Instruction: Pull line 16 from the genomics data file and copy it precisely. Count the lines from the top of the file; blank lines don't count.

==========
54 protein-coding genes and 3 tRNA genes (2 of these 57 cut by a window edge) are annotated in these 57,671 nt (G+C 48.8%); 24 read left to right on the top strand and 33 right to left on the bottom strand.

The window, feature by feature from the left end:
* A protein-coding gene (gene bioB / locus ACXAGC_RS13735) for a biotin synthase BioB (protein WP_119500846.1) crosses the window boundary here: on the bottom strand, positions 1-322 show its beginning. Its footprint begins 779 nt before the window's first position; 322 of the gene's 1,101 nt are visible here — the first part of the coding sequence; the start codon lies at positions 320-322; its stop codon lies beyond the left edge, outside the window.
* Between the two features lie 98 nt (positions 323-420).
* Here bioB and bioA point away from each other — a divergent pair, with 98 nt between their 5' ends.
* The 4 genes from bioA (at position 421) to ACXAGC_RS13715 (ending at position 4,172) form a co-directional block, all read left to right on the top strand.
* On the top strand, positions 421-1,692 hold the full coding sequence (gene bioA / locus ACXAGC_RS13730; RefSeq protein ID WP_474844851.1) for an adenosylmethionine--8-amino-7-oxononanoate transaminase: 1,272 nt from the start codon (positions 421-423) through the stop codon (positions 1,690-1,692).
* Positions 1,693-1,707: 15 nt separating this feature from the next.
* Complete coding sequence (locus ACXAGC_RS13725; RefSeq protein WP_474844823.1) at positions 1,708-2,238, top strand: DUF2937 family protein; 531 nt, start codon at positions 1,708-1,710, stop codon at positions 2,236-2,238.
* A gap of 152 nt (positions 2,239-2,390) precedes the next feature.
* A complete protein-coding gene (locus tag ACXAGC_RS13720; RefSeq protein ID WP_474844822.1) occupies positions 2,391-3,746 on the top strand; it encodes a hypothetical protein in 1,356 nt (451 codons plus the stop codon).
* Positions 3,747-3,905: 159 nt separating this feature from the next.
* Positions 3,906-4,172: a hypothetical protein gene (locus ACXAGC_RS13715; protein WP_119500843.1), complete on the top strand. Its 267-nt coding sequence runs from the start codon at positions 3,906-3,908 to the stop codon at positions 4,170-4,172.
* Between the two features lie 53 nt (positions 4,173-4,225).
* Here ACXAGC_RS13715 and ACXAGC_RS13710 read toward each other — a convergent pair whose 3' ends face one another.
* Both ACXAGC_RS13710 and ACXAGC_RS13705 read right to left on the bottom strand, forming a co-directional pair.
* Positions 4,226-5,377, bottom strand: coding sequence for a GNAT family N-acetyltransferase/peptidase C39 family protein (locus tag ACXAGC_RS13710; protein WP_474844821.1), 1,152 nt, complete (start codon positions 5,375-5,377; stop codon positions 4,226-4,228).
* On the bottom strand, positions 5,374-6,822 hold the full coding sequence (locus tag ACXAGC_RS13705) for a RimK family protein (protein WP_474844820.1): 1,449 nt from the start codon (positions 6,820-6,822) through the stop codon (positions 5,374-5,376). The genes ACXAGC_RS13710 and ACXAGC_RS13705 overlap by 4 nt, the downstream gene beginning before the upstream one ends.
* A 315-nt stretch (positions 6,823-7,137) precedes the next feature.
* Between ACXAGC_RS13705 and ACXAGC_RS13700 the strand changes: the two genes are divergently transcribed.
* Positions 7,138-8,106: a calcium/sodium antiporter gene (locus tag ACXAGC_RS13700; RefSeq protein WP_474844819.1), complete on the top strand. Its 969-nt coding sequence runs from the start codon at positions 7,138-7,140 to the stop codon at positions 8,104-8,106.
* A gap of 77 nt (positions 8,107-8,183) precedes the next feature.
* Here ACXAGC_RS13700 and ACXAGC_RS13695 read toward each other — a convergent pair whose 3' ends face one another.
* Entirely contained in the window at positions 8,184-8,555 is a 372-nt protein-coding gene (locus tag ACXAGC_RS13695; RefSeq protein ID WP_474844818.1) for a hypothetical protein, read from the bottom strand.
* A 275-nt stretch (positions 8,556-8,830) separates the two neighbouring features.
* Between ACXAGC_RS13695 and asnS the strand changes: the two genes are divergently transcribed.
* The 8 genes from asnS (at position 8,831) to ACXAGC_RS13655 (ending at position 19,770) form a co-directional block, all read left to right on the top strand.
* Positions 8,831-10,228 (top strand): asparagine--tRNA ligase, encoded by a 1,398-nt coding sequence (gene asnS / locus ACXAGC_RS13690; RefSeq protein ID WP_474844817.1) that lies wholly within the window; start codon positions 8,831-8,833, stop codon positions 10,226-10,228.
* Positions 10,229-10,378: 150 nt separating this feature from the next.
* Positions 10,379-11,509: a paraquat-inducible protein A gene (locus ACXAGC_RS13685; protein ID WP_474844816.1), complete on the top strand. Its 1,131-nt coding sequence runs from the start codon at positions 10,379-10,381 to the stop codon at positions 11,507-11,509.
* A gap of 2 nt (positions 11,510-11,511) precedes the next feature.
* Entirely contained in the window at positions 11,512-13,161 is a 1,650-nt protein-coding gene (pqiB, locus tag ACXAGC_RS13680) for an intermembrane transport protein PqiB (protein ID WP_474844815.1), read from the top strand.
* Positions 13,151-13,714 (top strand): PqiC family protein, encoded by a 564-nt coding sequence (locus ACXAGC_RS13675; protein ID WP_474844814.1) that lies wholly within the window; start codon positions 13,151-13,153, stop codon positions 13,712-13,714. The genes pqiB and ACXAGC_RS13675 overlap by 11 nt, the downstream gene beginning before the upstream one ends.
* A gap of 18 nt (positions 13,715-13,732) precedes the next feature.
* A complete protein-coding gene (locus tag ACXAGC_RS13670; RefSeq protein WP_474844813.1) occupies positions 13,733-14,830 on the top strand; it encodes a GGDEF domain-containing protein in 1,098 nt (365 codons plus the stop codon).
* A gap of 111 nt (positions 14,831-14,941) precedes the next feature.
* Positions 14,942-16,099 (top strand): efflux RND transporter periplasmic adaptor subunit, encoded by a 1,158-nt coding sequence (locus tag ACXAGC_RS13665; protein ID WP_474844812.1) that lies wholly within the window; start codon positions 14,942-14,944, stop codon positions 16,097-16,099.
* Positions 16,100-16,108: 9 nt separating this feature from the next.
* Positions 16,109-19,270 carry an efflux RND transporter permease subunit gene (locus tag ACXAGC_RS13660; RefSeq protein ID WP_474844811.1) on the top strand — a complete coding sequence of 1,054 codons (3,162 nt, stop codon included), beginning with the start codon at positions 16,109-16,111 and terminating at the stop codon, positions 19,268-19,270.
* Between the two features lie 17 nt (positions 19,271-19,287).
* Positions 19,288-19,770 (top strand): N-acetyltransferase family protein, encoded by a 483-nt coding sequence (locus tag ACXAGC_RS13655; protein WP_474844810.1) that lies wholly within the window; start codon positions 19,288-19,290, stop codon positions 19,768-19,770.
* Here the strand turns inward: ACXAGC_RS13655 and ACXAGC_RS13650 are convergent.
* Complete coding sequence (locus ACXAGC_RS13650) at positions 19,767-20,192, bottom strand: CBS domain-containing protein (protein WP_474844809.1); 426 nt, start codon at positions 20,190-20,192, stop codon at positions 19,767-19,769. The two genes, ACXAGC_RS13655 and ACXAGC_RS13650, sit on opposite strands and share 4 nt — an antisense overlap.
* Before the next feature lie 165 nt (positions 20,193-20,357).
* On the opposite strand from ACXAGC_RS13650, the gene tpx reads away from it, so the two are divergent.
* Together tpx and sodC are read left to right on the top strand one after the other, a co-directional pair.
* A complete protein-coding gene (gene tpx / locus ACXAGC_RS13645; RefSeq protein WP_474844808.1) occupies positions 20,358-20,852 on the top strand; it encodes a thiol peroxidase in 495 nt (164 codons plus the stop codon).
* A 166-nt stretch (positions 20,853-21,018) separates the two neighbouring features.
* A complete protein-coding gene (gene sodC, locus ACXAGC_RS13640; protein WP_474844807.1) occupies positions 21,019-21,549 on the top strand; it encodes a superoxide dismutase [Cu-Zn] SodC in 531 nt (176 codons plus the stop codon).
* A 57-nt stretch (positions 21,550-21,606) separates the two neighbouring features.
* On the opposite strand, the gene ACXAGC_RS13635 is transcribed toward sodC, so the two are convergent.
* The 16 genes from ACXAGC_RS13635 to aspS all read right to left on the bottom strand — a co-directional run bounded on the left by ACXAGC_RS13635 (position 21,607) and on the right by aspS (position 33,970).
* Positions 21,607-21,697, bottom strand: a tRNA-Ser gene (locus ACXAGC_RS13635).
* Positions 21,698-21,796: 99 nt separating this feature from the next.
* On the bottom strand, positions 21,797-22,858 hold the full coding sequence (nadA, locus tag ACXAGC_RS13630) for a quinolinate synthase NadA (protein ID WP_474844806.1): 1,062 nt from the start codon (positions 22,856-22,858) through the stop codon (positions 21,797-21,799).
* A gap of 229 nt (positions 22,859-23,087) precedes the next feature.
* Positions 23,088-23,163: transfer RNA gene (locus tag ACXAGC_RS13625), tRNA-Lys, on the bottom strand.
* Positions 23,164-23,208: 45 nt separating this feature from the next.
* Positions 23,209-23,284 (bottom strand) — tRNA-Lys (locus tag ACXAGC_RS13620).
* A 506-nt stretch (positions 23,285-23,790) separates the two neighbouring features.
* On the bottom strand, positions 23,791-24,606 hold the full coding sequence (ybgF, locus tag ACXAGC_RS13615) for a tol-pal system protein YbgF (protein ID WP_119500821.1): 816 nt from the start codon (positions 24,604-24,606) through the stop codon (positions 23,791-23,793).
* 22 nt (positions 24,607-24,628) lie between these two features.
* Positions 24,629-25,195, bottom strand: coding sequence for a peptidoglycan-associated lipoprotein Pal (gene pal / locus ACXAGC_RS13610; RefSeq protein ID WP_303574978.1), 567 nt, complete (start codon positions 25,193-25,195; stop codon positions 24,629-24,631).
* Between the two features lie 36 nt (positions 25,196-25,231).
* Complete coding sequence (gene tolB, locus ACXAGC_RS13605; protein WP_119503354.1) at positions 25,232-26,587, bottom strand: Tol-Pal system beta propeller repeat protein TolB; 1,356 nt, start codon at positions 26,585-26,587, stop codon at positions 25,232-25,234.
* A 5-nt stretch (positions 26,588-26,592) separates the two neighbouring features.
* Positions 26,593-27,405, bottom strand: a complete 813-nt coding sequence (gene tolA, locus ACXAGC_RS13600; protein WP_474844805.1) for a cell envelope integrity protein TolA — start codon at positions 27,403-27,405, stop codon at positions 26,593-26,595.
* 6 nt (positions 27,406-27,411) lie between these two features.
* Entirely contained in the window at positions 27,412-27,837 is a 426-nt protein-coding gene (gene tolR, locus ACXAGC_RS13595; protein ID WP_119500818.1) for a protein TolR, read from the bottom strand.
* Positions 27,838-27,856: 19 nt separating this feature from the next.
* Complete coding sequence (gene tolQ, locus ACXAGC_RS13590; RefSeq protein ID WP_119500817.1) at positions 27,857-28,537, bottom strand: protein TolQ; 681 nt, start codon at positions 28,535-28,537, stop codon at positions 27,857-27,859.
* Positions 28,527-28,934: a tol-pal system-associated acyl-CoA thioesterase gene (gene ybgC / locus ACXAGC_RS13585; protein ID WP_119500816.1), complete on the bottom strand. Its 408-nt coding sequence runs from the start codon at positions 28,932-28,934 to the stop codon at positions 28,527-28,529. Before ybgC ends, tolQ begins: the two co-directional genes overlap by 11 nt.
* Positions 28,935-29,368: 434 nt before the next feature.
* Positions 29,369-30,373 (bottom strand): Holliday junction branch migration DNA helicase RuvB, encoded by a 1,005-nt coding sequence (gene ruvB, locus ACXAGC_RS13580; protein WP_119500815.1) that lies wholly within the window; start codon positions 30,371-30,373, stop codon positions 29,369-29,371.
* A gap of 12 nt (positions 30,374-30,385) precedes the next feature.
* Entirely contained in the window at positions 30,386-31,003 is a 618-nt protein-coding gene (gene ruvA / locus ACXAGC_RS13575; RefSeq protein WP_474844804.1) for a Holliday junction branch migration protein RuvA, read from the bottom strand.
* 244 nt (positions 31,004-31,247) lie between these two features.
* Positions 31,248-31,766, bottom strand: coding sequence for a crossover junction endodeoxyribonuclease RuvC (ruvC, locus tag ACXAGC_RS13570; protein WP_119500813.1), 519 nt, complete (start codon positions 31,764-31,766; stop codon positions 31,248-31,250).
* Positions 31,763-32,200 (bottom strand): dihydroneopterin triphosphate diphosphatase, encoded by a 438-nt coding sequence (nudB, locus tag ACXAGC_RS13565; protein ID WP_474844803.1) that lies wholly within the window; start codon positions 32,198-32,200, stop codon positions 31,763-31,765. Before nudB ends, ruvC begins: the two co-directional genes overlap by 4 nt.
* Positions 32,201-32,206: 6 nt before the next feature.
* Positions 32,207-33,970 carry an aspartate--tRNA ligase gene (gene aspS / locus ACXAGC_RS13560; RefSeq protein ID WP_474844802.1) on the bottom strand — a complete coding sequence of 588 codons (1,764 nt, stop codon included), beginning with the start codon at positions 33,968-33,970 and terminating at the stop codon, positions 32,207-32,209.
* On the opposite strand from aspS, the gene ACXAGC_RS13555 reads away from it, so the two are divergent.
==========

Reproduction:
* Both ACXAGC_RS13710 and ACXAGC_RS13705 read right to left on the bottom strand, forming a co-directional pair.